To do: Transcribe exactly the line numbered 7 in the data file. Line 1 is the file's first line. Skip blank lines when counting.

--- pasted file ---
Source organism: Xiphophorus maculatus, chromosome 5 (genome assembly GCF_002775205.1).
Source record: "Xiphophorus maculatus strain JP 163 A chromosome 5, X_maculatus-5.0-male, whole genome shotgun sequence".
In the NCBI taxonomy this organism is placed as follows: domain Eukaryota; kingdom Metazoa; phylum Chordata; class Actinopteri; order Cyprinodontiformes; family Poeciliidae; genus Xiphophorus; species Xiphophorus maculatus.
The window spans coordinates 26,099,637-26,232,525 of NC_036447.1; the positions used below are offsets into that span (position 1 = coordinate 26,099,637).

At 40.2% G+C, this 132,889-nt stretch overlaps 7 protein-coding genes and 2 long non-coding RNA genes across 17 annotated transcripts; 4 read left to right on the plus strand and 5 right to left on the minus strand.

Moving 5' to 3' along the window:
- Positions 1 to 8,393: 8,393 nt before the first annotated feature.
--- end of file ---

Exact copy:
- Positions 1 to 8,393: 8,393 nt before the first annotated feature.